“We don’t just see the acres we save as land for protection,” Salaman said. “We see them as the ‘back yards’ of thousands of people who rely on them for fresh water and food supplies. And these local communities play a key role in helping us ensure that protected areas truly stay protected.”
This has resulted in establishing numerous programs that transform many aspects of community life from forest-degrading activities to forest protection activities. For example, the Tanzania Forest Conservation Group, with Rainforest Trust’s support, is implementing several community sustainability projects as part of the joint Magombera Nature Reserve project, including sustainable fuel training for 400 community members, where they learn how to make more efficient cookstoves out of mud. This training will being in 2019 and focus on the community members that use the most wood for cooking, and women, as they are the community’s primary cooks. Within this project, the local partner is also consulting with the villages on how to use land effectively and efficiently in the future, how to bring in tourist revenue to help them promote wildlife viewing and the protection of intact forests and how to manufacture community crafts to sell to the tourists. All of these result in either a better understanding by communities of their resources or new revenue streams that reduce their dependency on forest goods, both of which are necessary for long-term sustainable management of forests.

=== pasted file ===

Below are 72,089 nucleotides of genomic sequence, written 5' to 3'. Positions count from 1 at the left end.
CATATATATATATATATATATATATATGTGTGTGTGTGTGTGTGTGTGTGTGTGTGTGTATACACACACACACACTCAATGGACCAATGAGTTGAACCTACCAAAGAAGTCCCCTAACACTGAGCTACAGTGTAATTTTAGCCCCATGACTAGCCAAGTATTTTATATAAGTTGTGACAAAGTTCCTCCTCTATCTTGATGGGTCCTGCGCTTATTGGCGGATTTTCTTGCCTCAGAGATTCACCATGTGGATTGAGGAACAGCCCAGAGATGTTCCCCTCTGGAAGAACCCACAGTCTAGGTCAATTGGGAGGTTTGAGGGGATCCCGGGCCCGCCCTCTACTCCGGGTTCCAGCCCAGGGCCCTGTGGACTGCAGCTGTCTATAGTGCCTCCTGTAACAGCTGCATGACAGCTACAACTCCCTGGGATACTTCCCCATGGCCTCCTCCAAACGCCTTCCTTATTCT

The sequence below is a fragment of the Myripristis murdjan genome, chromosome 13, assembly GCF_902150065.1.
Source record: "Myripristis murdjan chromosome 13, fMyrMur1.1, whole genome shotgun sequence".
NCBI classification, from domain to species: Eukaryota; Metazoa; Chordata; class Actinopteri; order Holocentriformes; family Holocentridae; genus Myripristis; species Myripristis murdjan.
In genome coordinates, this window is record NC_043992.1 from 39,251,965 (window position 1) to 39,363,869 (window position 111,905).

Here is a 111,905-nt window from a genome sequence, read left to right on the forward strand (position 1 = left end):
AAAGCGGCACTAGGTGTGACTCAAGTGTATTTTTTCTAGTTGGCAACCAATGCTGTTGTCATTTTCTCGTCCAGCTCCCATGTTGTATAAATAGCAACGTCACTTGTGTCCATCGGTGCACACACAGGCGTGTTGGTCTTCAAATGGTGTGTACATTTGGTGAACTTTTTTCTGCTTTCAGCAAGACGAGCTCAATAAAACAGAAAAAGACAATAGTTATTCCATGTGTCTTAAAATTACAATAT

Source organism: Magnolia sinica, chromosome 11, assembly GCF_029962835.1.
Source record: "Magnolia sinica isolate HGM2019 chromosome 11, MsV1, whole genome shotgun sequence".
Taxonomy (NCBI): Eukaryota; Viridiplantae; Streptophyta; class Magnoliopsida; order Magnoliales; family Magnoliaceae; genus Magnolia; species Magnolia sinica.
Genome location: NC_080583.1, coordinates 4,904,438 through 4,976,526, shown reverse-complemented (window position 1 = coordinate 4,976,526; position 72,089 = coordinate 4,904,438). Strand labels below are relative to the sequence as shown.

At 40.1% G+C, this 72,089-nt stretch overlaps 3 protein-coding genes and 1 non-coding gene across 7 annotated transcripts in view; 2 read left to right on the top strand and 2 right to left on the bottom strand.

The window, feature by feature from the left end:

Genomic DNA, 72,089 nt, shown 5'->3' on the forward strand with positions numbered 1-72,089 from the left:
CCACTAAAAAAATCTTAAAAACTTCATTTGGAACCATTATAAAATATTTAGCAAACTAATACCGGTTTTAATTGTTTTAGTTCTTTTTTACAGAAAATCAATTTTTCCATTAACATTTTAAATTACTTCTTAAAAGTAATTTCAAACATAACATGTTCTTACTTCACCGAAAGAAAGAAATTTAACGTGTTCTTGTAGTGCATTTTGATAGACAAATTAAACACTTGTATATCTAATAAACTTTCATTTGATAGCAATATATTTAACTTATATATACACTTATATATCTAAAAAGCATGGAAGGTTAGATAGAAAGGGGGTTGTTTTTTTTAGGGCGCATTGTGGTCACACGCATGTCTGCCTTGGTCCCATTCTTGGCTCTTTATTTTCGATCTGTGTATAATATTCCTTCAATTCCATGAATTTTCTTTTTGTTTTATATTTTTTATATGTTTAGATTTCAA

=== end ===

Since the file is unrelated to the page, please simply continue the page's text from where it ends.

Another great example comes from one of Rainforest Trust’s local partners in Guatemala. Fundación para el Ecodesarrollo y la Conservación (FUNDAECO) is implementing community projects that focus on family planning, as overpopulation is a significant environmental concern. They operate a network of 21 health clinics that help women obtain and understand their reproductive rights. The local partner also runs a program called “ecovillages” where it promotes sustainable development and economic alternatives that support biodiversity conservation. The ecovillages are built together with the local community and support a wide range of activities that include development of community ecotourism sites; production of handicrafts, textiles, fruit, ornamental flowers, coffee and rubber -- all products that provide more financial reward with less resource use; intensification of agriculture and improvement of crops for food security, including corn and beans; sustainable management of sheep to promote natural regeneration; and certified community carpentry. FUNDAECO is currently implementing these activities in one of Rainforest Trust’s projects -- Sierra Santa Cruz Protected Area -- and will begin implementing them in another -- Cerro Amay Cloud Forest -- before the end of the year.
Rainforest Trust is supporting similar projects all over the tropics. As it works toward its goal of 50 million acres protected by 2020, these land titling and community sustainability activities will remain an integral part of the process. And in the coming months, Rainforest Trust will begin to look beyond 2020 for a new challenge to help drive its momentum to protect rainforests, save species and support local communities, maintaining its focus on these three NYDF goals.
About the Author
Alyssa Wiltse-Ahmad is the Media Relations Officer at Rainforest Trust
Follow Alyssa on Twitter @Alyssa3W